'Whitehall we have a problem... '
Local authorities are spending £3.3bn per year on IT systems and staffing - but this is still not enough and the public still aren't interested in online services.
According to a report from local government IT group Socitm, councils have spent in excess of £13bn on IT over the past five years, an increase in resources of £2bn.
While almost half of the new money has come from central government, the balance has been found from council budgets. Spending on IT systems, services and staff in 2005/6 has risen by 23 per cent to £3.3bn, Socitm's annual IT Trends survey found.
But the report warned council IT spending is still well below that of organisations which use IT "aggressively", which may cast doubt on authorities' commitment to transformation.
The report also found council IT execs are bullish about the benefits of e-government, and are clear the programme is helping to deliver better council services. But they said take-up is so far disappointing, because of poor marketing and resistance by customers to change their habits.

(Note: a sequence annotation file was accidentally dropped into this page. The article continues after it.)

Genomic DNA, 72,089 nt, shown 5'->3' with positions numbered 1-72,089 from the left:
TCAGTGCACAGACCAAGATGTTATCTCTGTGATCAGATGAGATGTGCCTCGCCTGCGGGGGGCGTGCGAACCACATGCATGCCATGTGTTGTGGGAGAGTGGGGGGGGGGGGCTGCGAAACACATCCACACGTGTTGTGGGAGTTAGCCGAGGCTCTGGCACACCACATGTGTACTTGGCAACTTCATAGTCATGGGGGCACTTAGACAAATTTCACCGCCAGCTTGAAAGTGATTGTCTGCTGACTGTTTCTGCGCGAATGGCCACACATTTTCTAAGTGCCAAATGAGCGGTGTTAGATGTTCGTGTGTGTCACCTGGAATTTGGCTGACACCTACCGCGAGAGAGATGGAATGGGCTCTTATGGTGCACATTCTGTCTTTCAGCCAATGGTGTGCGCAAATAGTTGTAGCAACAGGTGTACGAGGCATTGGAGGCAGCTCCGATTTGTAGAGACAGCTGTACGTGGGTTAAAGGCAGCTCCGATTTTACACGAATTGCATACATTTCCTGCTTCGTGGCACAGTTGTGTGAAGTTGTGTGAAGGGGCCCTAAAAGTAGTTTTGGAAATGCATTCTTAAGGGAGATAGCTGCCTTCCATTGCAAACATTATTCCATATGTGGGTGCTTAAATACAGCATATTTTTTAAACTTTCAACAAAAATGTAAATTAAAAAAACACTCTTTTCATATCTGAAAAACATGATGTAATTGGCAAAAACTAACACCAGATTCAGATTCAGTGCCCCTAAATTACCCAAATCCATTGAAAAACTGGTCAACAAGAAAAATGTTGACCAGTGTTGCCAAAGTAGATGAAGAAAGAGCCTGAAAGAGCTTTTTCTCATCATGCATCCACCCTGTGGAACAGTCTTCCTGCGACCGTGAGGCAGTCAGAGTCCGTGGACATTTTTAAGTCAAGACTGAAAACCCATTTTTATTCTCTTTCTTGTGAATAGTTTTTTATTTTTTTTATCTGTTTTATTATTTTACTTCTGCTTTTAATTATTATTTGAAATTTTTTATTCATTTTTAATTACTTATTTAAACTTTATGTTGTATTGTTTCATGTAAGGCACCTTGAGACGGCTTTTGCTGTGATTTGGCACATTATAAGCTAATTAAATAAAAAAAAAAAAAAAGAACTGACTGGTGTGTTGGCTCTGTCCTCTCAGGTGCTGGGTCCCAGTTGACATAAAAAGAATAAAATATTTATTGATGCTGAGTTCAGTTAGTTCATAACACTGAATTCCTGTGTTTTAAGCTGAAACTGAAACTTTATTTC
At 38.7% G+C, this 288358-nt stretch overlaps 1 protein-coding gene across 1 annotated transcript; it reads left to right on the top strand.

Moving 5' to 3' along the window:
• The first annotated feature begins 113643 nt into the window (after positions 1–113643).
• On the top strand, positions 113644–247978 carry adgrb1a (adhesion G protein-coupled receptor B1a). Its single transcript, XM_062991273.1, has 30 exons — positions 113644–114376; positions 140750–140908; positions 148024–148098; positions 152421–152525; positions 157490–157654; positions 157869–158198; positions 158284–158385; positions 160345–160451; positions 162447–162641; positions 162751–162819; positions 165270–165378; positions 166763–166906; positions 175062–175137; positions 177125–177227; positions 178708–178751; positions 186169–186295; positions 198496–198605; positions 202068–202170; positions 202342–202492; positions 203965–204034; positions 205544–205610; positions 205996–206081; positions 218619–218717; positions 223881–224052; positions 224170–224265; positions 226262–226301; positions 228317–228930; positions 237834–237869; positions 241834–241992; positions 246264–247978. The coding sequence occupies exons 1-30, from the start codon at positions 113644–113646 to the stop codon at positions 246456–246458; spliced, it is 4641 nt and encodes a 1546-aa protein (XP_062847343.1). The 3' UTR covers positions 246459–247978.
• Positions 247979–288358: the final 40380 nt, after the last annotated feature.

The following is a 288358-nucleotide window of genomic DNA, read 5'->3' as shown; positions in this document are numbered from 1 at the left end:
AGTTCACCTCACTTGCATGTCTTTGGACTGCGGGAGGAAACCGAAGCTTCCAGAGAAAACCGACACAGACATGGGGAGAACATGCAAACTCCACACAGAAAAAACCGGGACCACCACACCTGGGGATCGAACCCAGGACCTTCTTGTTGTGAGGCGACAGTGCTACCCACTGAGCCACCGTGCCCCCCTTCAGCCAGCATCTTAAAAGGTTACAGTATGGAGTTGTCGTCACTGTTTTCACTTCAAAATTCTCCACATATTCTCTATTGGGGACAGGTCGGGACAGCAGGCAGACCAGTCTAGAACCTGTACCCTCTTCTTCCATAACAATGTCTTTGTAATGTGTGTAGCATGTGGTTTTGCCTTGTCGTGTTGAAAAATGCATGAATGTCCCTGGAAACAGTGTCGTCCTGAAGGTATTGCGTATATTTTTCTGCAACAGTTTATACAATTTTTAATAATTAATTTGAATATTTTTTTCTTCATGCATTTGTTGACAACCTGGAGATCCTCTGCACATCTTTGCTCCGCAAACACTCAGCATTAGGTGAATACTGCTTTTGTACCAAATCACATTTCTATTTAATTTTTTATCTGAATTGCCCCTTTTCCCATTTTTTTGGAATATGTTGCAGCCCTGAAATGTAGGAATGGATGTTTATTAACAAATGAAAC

The number of IT chiefs that play a significant role in the development of council services is increasing, although the report warns: "There are still many councils where the ICT manager does not have influence in key areas."
It also said the role of CIO, responsible not just for the IT but for the information systems and the information they contain, "is yet to emerge in local government".
Socitm senior vice president Peter Ryder said the e-government programme has been a bit like the space exploration programme. He said in a statement: "Expensive and full of risk, and where the eventual benefits - satellite television, instant global communication, geo-positioning systems and better weather forecasting to name a few - were not those originally envisaged.
"In the fullness of time the e-government programme may well deliver a similar set of surprising benefits."
The survey was based on responses from heads of IT and e-champions at 467 local authorities of England, Northern Ireland, Scotland and Wales.